The Le Boeuf twins - saxophonist Remy and keyboardist Pascal - announce an ambitious step in their creative development with their new album, In Praise of Shadows. Joined by fellow twenty-somethings Mike Ruby on tenor saxophone, Nir Felder on guitar, Linda Oh on bass, and Henry Cole on drums, as well as the Myth String Quartet, the Le Boeuf brothers have created a work that spans the gulf of modern jazz with indie rock and intelligent electronic music.
"When Remy and I discussed the various possibilities for making this record, we agreed that we wanted to have our own 'sound'," Pascal explains. "We decided to do this by incorporating elements outside of the jazz genre in our music." For Pascal, who studied electronic music production at Berklee in the summers between his semesters at the Manhattan School of Music, this entailed using various sound design, sampling, and remix techniques; he cites Aphex Twin and Radiohead as examples. Indeed, on "Everything You Love," which features his own stark vocals, the majority of the track is constructed from sampled audio from elsewhere in the album. "In jazz, there are many compositional devices that can create motion and communicate emotion with the listener," Pascal elaborates. "Similarly, there are compositional devices that can be used in electronic music. My goal in making this record is to bring these production-based compositional devices to the jazz genre and to encourage like-minded jazz musicians to do the same." To facilitate this exchange, the CD of In Praise of Shadows includes both sheet music and audio stems of the recordings to remix, as well as a short video.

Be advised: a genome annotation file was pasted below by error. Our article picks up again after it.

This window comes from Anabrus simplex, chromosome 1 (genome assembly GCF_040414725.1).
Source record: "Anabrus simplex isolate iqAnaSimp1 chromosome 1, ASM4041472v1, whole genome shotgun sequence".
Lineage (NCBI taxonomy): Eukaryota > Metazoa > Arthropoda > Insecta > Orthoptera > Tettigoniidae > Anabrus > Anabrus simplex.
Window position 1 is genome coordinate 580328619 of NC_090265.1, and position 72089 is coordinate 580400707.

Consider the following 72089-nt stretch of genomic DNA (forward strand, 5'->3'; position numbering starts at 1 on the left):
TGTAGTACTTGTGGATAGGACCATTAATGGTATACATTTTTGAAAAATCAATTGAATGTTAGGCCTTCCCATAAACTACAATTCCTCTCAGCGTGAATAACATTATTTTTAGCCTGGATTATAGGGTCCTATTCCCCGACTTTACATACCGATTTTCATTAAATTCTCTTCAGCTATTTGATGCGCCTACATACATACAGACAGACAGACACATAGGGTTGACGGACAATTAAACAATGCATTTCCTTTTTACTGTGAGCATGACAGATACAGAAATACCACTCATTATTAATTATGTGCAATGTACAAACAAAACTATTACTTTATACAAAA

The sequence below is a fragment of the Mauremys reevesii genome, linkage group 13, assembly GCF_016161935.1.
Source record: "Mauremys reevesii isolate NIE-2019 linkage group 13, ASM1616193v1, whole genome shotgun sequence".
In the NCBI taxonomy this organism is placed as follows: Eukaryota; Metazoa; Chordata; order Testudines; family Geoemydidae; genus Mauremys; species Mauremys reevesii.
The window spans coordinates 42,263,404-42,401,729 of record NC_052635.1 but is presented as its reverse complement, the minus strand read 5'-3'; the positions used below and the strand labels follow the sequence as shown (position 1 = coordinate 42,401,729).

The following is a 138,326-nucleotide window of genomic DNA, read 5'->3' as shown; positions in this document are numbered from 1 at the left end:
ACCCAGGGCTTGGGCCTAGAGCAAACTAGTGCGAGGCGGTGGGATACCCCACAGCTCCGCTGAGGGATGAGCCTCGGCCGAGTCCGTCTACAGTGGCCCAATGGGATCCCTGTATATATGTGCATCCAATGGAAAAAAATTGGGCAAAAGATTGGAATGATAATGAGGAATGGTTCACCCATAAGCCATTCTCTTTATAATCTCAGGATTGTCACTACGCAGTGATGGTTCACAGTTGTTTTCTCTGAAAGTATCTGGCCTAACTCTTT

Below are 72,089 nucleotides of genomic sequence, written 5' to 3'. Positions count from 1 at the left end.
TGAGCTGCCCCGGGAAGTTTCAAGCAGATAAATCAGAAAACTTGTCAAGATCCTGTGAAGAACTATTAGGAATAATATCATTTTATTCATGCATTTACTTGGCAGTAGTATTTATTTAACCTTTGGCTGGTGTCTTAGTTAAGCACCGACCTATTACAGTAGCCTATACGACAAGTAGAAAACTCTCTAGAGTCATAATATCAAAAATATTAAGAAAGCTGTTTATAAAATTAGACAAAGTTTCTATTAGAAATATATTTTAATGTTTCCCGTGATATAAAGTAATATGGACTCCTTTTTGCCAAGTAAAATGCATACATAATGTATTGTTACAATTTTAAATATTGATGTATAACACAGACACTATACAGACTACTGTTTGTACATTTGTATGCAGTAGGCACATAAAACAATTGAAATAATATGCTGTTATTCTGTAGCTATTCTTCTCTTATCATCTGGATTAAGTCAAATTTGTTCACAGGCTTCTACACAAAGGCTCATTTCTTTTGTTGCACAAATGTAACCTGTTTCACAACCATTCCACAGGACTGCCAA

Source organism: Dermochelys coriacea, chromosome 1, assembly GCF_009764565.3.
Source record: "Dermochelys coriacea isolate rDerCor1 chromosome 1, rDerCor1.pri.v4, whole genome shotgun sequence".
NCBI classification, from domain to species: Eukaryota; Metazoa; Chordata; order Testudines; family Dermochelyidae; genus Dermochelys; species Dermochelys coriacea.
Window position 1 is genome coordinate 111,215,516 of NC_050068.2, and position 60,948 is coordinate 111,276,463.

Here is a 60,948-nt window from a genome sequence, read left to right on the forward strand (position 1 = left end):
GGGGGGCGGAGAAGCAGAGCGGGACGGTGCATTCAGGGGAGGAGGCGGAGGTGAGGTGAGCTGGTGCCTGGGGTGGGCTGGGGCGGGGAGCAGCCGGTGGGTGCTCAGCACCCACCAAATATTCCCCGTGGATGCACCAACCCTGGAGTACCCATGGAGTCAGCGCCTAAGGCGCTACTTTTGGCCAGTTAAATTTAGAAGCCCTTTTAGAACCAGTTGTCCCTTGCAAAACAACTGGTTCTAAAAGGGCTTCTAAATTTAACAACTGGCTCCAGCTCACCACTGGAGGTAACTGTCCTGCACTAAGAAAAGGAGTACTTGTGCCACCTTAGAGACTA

For Remy, this meant adding the Myth String Quartet to various tracks, writing some of his arrangements after the initial recording sessions to incorporate the improvisations. "What makes In Praise of Shadows different from our previous work is that we took a layered approach to composing, recording, and production," Remy says, citing a specific example on "Circles" that weaves composition and improvisation together in an intricate fashion. "I decided to form aspects of the composition around the improvisation. When Pascal’s comping moves outside the harmony during my solo, I decided to orchestrate the strings to follow this motion and bring it to the attention of the listener. In a sense, I got to accentuate my favorite parts of the solo by bringing them into the foreground. Every solo is a composition, but I decided to take this a step further."
The Le Boeuf Brothers are joined on this adventurous project by a close-knit group of collaborators, most of them classmates at the Manhattan School of Music and fellow participants at the Banff Centre in Alberta, Canada. "Being surrounded by a supportive and inspiring peer group is extremely important to me," Remy says. "Artists collaborate, inspire, and help each other." Pascal concurs: "We've learned a great deal from our peers," he says. "Many of the friendships we've forged at institutions such as the Banff Centre, the Manhattan School of Music, the National Foundation for Advancement in the Arts and living in New York have nurtured creative development and led to performance opportunities. When everyone is on the same team, musical growth and success are shared across the board."